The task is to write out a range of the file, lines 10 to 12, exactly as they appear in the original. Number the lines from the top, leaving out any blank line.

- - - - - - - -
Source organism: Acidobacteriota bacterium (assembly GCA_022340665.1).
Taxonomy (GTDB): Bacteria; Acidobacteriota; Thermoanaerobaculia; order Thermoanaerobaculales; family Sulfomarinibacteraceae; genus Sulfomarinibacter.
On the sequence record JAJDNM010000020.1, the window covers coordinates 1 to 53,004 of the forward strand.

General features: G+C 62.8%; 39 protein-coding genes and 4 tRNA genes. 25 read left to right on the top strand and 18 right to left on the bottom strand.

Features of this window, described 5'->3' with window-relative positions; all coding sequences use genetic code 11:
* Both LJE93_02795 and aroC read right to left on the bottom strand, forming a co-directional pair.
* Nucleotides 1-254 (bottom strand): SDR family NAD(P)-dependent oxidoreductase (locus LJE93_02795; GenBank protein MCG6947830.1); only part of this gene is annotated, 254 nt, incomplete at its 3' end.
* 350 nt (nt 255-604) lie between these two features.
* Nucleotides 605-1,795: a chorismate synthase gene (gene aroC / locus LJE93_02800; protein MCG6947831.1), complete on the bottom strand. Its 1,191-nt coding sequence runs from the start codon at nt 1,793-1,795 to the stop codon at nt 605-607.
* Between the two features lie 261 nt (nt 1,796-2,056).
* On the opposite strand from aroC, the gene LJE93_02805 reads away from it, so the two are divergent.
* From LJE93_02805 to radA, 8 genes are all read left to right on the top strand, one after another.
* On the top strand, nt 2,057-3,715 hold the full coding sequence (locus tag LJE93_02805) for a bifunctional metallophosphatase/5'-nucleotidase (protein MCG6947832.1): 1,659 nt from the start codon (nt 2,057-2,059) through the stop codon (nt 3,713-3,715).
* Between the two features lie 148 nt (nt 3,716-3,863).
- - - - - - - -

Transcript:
* Between the two features lie 261 nt (nt 1,796-2,056).
* On the opposite strand from aroC, the gene LJE93_02805 reads away from it, so the two are divergent.
* From LJE93_02805 to radA, 8 genes are all read left to right on the top strand, one after another.